The building's entire concrete structure is exposed, and is used as part of the finish on both exterior and interior, reducing the need and associated cost for other materials. The building façade features Parklex panels, which consist of a core made of recycled kraft paper core infused with nontoxic resin, and a hardwood veneer that is durable and weather-resistant. Parklex wood veneers are from sustain-ably harvested forests, and are certified by the Pan-European Forest Certification Organization [PEFC]. Although Parklex has been used widely in Europe for the past decade, it is just beginning to be used in various applications in the United States.

Energy Efficiency: Energy efficiency provides clear, direct benefits to affordable housing projects, as energy cost savings increase the budgets of the owners or residents who pay utility bills. As PIDC project manager Erin Carson notes, "Affordable housing is so difficult to manage on a shoestring budget that if you can control energy costs, you have done a lot. Most strategies are easily replicable, and you can do fairly simple things to improve energy efficiency without a lot of cost." The exterior design includes a rain-screen, which is a second skin that involves an exterior wall with an exterior layer of insulation, then an air gap, and then the exterior cladding (Parklex). This combination creates air flow in the cavity, which equalizes pressure and temperature, helping with interior heat gain.3 The rainscreen also helps prevent moisture from entering the building.

The heating system is comprised of a hydronic hot-water system with central boilers, eliminating inefficient electric baseboard heating and providing more even, energy-efficient heat for tenants. The building relies on natural ventilation, supported by a small air-handling unit on the roof that blows in air on each floor near the elevators. This mainly passive system saves energy and also creates better indoor air quality.

Operations, Maintenance, and Durability: All flooring materials were chosen for their durable qualities, as well as for being resource-efficient and/or low emitting. Hallways of the buildings feature carpet tiles, which can be selectively replaced as needed. Originally, the architects also included carpet tiles in the individual units because the project manager was adamant about including carpet in the living spaces to strengthen the noninstitutional feeling. However, the property management team predicted the need to replace an entire unit's carpet whenever there is tenant turnover, which meant that replacing carpet tile would be much more expensive than replacing conventional broadloom carpet. Thus, lower-grade carpeting was installed, and ample sums for carpet replacement were allocated to the operations budget.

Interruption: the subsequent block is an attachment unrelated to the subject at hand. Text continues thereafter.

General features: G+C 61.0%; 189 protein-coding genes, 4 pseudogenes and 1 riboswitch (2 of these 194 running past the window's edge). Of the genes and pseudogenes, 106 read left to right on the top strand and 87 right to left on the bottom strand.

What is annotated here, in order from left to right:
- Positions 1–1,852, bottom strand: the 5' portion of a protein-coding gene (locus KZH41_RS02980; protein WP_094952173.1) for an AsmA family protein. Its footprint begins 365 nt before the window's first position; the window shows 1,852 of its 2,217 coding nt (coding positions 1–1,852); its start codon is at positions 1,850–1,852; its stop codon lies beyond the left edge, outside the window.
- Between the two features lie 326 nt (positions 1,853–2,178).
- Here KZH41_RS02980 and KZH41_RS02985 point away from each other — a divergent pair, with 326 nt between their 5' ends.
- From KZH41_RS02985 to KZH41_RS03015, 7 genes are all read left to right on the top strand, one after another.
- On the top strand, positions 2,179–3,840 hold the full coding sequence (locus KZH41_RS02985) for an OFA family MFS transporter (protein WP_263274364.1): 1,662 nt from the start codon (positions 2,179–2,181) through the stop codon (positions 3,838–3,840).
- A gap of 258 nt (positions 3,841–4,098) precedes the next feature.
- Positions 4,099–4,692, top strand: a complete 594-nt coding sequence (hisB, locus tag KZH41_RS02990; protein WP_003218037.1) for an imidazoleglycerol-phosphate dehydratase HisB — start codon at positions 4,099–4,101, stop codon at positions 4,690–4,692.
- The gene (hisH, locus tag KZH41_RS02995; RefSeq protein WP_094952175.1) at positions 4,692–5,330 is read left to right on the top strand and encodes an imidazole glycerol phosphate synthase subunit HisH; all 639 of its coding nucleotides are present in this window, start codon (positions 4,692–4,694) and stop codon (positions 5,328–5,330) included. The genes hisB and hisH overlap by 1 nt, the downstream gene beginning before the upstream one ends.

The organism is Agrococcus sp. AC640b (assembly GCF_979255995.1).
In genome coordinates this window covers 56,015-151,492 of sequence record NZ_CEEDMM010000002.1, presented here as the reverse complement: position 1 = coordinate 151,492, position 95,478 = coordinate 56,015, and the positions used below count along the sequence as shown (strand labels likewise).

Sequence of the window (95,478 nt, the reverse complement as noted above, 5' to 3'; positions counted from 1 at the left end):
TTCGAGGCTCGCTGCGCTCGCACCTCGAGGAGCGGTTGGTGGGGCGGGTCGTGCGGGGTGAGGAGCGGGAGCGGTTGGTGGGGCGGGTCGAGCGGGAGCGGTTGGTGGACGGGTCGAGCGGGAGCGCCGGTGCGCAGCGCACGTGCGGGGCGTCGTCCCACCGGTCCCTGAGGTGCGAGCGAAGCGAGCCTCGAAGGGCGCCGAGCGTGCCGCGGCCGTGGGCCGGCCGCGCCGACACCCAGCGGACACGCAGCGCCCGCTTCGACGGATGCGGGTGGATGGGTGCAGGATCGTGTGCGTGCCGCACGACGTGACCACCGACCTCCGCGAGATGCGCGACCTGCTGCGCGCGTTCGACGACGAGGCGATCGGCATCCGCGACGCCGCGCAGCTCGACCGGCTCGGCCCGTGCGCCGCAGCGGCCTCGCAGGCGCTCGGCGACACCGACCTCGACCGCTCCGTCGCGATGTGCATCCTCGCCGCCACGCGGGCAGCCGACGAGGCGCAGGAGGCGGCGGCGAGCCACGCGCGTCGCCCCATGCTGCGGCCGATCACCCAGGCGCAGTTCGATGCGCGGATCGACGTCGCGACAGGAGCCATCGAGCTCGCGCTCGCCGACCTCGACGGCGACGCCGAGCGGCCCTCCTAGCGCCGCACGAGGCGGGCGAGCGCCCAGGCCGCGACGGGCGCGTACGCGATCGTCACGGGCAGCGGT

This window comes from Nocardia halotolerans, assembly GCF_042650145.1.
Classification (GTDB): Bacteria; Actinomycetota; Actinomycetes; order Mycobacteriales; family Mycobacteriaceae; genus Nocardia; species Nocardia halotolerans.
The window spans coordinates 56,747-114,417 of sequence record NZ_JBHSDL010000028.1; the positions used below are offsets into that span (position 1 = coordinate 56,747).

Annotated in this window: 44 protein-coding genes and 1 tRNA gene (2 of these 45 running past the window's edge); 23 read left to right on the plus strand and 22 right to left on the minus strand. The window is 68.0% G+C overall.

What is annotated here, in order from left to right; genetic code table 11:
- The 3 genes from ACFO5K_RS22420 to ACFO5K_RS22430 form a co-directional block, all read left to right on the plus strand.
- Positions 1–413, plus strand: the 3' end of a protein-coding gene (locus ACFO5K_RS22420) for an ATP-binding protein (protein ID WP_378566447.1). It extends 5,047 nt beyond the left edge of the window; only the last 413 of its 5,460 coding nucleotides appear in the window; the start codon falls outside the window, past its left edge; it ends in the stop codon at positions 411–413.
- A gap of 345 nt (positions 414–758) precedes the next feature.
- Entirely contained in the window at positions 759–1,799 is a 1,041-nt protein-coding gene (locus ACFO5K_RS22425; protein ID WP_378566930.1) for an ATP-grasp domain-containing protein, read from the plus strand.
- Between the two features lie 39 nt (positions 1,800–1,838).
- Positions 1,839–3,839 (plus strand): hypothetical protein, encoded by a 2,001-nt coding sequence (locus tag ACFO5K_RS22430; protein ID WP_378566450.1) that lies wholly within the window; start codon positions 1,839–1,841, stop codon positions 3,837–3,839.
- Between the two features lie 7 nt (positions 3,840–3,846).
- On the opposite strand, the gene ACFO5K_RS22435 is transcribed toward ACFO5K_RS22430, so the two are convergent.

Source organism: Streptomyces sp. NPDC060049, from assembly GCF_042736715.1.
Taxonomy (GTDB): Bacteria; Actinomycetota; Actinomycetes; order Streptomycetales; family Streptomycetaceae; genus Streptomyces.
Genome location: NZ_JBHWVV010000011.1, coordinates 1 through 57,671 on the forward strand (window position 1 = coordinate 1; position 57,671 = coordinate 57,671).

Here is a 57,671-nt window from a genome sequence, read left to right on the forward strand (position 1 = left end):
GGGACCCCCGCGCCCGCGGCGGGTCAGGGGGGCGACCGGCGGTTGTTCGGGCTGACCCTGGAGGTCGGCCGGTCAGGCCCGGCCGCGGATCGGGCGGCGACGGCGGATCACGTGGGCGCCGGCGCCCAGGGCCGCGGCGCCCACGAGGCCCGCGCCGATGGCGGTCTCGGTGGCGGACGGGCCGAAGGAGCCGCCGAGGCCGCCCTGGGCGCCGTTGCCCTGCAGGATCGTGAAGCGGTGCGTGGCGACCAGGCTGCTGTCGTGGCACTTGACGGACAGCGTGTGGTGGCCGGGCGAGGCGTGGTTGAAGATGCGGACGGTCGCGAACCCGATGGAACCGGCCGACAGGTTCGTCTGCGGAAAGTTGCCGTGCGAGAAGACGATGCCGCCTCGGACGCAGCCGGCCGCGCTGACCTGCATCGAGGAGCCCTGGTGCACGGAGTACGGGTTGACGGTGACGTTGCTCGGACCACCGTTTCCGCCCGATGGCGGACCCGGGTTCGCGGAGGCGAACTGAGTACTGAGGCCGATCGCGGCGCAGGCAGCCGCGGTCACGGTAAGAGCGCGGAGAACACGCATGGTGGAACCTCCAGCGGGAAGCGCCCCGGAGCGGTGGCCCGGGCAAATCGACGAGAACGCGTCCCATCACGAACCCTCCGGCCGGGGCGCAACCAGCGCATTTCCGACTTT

To assist with waste separation, recycling collection areas are located on each residential floor, and tenants are provided with trash and recycling receptacles in their units. Enterprise Community Partners commissioned the development of green maintenance manuals for the Plaza Apartments' tenants and property management staff. These



• Transit-oriented development proximate to bus and regional rail. Increased density by redeveloping underutilized urban site

• Neighborhood appearance improved through creative design utilizing colorful façade with numerous windows

• Impact to city stormwater system minimized by water filtration directly to soil for entire courtyard and east façade runoff through deck areas


• 1.5 gpm low-flow showerheads and 1.6 gpm low-flow toilets

• Irrigation control system with drip irrigation combined with bubblers


• Exceeds California Title 24 Energy Code by 22.2%.

• Tight building envelope includes a rainscreen with additional continuous rigid insulation to minimize heat gain and loss

• 26 kW photovoltaic system on roof provides approximately 12% of electrical design house electrical loads

• Hydronic heat used (95% efficiency central boiler with radiant heating in units)

ENERGY STAR® appliances

• Insulated windows with lightly tinted glass to minimize heat gain

• Insulation with increased R-value on exterior walls and roof.

• Efficient light fixtures

• Lighting controls and occupancy sensors installed in public spaces

Materials and Resources

• 94% diversion of demolition and construction waste

• Concrete structure used as part of exterior and interior finish, reducing amount of additional finish materials required.

• Fly ash used in concrete as replacement for 50% in foundation and 20% on suspended slabs

• Steel framing and rebar minimum 20% recycled

• Forest Stewardship Council-certified wood products used for concrete formwork and other temporary construction elements

• Fiberglass rigid insulation with 35% recycled content from glass bottles

• Expanded polystyrene board roof insulation with 30% postindustrial recycled content

• Carpet and Rug Institute Green Label carpeting with minimum 45% recycled content, 100% recyclable

• Sustainable flooring includes recycled-rubber flooring in residential bathrooms and laundry room, bamboo in common areas, and linoleum in kitchenettes

Health and Comfort

• No-/low-volatile organic compound (VOC) paint, adhesives, and sealants

• Low-emitting CRI Green Label-compliant carpet (tiles and broadloom material)

• Formaldehyde-free wheatboard cabinetry

• Direct daylighting and views in all units and corridors

• Operable windows in units and most public areas

• Individually controlled airflow, temperature, and lighting

Durability and Ease of Maintenance

• Durable slate tile flooring used in elevator lobbies and ground-floor main entry path

• Green maintenance manuals provided for residents and building management

• Carpet tiles in hallways can be selectively replaced

• Linoleum flooring used in kitchenettes (lasts up to 3 times longer than vinyl flooring)

• Exterior façade comprised of Parklex, a durable and easily maintained material manuals are meant to serve as models for other San Francisco/Enterprise Green Communities affordable housing developments. The building owner is also developing a "green rider" to the retail space lease, which stipulates that retail tenant improvements and maintenance meet sustainable criteria consistent with the rest of the building.